A workplace has no hope of achieving safety success without the cooperation and understanding of employees. Make sure workers are kept informed of all risks, changes and procedures.

Enlist the help of manuals, data sheets, written work instructions (safe work method statements), health and safety notice boards and training videos to ensure complete understanding from all employees. Training courses such as first aid, health-and-safety-representative training and certification courses for particular industries are also a good idea.

Adequate supervision must be provided at all times to ensure workers' safety. The degree of supervision required will depend on each individual’s job tasks, knowledge and experience. Evaluate the competency of workers on a regular basis and decide the level required to ensure workers are always operating in a safe manner. You may also have legal licensing requirements that must be considered also.

5. Manage incidents and injuries

While the whole reason of implementing an OHS plan is to avoid accidents from happening in the first place, sometimes accidents do happen. Managing work-related incidents and injuries is a legislative requirement and is an important part of minimising loss and disruption in businesses.

Plan for emergencies before they arise by implementing an emergency procedure for any sort of emergency situation the business may be exposed to, such as fire. Implementing a first-aid plan is also high on the list of priorities.

When injuries do happen, they need to be investigated and reported immediately. Identify what went wrong and why, and take action to ensure the same situation isn’t repeated. It may be a requirement to report serious injuries to a WorkCover Authority and a return-to-work plan should be implemented to help workers return to the workplace as quickly as possible. It is critical that injured workers remain engaged in the workplace, especially if the injured person is not able to work, so consider a regular schedule of contact until a return to work can be achieved.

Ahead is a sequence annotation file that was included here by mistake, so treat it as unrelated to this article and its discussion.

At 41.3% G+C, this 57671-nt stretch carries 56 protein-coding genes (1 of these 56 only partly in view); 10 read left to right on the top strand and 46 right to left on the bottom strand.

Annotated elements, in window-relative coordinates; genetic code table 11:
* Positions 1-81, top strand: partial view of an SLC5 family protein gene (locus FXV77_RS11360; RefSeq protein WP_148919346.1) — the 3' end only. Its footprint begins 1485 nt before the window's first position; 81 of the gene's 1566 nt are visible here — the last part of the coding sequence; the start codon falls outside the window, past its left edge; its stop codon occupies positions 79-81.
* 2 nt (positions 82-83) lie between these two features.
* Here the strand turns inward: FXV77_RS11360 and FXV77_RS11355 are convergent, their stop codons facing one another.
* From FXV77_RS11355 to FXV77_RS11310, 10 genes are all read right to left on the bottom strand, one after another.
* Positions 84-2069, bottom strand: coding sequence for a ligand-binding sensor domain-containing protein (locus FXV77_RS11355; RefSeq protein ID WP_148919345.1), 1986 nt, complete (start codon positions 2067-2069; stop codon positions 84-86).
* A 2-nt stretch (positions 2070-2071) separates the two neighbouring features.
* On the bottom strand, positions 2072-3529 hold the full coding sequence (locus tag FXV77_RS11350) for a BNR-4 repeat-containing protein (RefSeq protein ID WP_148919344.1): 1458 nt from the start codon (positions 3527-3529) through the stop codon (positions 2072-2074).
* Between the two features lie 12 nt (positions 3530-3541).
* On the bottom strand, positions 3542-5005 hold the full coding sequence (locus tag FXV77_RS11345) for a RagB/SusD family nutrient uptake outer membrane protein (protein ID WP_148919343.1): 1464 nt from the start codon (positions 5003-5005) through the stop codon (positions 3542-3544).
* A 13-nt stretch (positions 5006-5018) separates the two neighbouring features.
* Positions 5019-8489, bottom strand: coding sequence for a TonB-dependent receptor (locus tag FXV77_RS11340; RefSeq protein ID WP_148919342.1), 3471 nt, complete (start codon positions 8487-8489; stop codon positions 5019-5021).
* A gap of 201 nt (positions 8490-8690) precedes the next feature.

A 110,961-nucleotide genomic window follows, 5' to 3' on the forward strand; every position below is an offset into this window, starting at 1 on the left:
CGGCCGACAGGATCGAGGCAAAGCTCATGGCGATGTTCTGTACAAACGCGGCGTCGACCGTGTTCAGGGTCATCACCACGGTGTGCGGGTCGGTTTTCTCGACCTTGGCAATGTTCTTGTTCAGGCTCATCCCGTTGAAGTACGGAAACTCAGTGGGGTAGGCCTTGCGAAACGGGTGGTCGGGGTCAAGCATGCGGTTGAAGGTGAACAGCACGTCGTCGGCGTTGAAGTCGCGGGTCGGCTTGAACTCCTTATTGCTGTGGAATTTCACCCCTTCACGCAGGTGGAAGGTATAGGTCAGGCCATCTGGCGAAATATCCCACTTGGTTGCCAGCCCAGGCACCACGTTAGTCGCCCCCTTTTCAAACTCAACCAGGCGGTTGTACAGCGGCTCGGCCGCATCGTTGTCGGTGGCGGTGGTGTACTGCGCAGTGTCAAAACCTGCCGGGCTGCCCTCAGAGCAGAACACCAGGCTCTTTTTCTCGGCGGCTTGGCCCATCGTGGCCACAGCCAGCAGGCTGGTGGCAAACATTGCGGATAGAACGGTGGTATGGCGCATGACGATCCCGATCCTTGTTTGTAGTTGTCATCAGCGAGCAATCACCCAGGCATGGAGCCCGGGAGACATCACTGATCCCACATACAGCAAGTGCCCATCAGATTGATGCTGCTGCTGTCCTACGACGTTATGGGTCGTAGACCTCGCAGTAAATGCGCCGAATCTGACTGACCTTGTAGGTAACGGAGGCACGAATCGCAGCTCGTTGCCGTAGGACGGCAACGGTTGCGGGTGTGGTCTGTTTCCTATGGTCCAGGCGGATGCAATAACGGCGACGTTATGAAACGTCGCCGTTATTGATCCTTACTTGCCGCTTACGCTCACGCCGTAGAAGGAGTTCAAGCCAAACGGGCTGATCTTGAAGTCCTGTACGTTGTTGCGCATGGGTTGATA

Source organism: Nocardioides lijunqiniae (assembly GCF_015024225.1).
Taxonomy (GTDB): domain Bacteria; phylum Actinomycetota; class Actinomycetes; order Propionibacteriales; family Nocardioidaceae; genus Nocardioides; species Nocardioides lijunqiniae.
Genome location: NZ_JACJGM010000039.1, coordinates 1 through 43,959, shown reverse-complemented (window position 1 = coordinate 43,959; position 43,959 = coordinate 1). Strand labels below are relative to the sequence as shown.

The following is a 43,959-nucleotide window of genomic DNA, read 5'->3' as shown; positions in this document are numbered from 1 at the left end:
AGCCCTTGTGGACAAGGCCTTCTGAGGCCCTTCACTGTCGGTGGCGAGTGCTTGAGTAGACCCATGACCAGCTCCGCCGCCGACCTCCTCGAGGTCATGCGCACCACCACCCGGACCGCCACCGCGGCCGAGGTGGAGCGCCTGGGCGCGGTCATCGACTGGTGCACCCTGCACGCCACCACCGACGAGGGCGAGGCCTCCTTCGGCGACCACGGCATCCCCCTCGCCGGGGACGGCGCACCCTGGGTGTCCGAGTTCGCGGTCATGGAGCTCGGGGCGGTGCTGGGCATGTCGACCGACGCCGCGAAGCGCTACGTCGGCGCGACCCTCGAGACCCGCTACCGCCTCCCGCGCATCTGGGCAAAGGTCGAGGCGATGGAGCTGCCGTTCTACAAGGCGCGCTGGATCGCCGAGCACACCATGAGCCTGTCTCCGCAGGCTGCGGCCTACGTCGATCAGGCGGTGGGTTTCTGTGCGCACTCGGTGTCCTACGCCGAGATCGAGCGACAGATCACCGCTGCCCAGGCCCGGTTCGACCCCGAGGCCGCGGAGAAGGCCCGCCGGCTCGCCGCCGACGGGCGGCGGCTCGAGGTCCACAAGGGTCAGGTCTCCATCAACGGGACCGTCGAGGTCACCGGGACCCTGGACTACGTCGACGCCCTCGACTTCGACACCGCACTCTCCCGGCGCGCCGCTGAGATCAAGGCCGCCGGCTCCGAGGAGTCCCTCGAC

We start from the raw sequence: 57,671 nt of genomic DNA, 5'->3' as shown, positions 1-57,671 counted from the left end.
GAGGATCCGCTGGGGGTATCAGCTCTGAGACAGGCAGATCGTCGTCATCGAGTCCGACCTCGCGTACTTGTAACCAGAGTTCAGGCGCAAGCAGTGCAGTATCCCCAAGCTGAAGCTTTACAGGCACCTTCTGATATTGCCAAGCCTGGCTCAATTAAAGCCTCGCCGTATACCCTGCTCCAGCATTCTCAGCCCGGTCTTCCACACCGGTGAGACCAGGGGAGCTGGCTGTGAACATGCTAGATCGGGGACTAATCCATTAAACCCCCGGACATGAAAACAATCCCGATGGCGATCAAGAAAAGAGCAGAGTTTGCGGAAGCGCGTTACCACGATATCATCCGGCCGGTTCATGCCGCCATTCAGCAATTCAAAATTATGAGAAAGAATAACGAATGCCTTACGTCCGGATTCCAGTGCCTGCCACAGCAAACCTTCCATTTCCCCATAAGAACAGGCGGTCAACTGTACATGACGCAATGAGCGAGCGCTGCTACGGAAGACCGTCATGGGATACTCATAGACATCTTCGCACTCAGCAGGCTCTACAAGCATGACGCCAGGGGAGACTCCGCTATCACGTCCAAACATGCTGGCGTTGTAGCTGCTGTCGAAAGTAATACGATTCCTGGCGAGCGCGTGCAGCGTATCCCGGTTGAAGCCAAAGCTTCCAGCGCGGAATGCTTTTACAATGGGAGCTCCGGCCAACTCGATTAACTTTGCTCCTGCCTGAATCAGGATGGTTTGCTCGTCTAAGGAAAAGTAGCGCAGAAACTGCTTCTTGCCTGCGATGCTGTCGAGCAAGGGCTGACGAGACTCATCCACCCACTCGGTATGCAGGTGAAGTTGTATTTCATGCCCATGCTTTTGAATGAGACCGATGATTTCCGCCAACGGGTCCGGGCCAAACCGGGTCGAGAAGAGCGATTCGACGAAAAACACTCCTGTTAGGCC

6. Keep records

It is important to document health and safety activities and to keep these records to ensure all legal requirements are met, information is provided to workers and the health and safety performance of the business is monitored.

Records that should be kept include all documents referring to hazard identification, risk assessment and control processes, maintenance of plant and equipment, registers of accidents and injuries, hazardous substances, training records and personnel records. These records need to be kept up to date to be of the greatest benefit.

It’s essential to have systems in place for collecting health and safety data so that an analysis of trends and progress against key objectives is possible.

7. Monitor, review and improve

Managing health and safety is an ongoing process that should form part of the way companies do business. After having established an OHS management system, find out how well it’s working by regularly checking and evaluating each step and making appropriate changes to ensure its continual success. Evaluate the implementation of policies and procedures and the effectiveness of those interventions. Consultation doesn’t stop at setting up policies - the entire workforce should be kept appraised of any reviews and findings to ensure ongoing engagement.

*Nicole Albert, National Manager, Konekt Containment